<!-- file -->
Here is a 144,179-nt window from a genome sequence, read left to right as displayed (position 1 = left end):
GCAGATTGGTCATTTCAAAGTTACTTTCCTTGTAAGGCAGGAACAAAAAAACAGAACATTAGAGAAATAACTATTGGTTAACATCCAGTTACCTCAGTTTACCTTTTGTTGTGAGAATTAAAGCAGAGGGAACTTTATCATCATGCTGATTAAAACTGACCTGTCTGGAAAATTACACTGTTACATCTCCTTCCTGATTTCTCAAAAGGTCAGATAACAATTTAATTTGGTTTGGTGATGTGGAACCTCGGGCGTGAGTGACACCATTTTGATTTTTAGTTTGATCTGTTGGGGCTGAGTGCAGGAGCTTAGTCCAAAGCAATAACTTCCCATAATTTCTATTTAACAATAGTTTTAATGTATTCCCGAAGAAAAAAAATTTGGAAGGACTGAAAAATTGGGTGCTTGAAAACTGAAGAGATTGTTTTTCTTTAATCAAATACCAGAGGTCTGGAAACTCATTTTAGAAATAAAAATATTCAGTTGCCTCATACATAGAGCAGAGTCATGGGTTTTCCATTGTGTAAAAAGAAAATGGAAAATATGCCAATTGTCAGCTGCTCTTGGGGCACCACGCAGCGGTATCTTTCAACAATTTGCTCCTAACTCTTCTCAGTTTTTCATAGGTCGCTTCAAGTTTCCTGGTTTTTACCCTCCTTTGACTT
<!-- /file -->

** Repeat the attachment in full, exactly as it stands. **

Here is a 144,179-nt window from a genome sequence, read left to right as displayed (position 1 = left end):
GCAGATTGGTCATTTCAAAGTTACTTTCCTTGTAAGGCAGGAACAAAAAAACAGAACATTAGAGAAATAACTATTGGTTAACATCCAGTTACCTCAGTTTACCTTTTGTTGTGAGAATTAAAGCAGAGGGAACTTTATCATCATGCTGATTAAAACTGACCTGTCTGGAAAATTACACTGTTACATCTCCTTCCTGATTTCTCAAAAGGTCAGATAACAATTTAATTTGGTTTGGTGATGTGGAACCTCGGGCGTGAGTGACACCATTTTGATTTTTAGTTTGATCTGTTGGGGCTGAGTGCAGGAGCTTAGTCCAAAGCAATAACTTCCCATAATTTCTATTTAACAATAGTTTTAATGTATTCCCGAAGAAAAAAAATTTGGAAGGACTGAAAAATTGGGTGCTTGAAAACTGAAGAGATTGTTTTTCTTTAATCAAATACCAGAGGTCTGGAAACTCATTTTAGAAATAAAAATATTCAGTTGCCTCATACATAGAGCAGAGTCATGGGTTTTCCATTGTGTAAAAAGAAAATGGAAAATATGCCAATTGTCAGCTGCTCTTGGGGCACCACGCAGCGGTATCTTTCAACAATTTGCTCCTAACTCTTCTCAGTTTTTCATAGGTCGCTTCAAGTTTCCTGGTTTTTACCCTCCTTTGACTT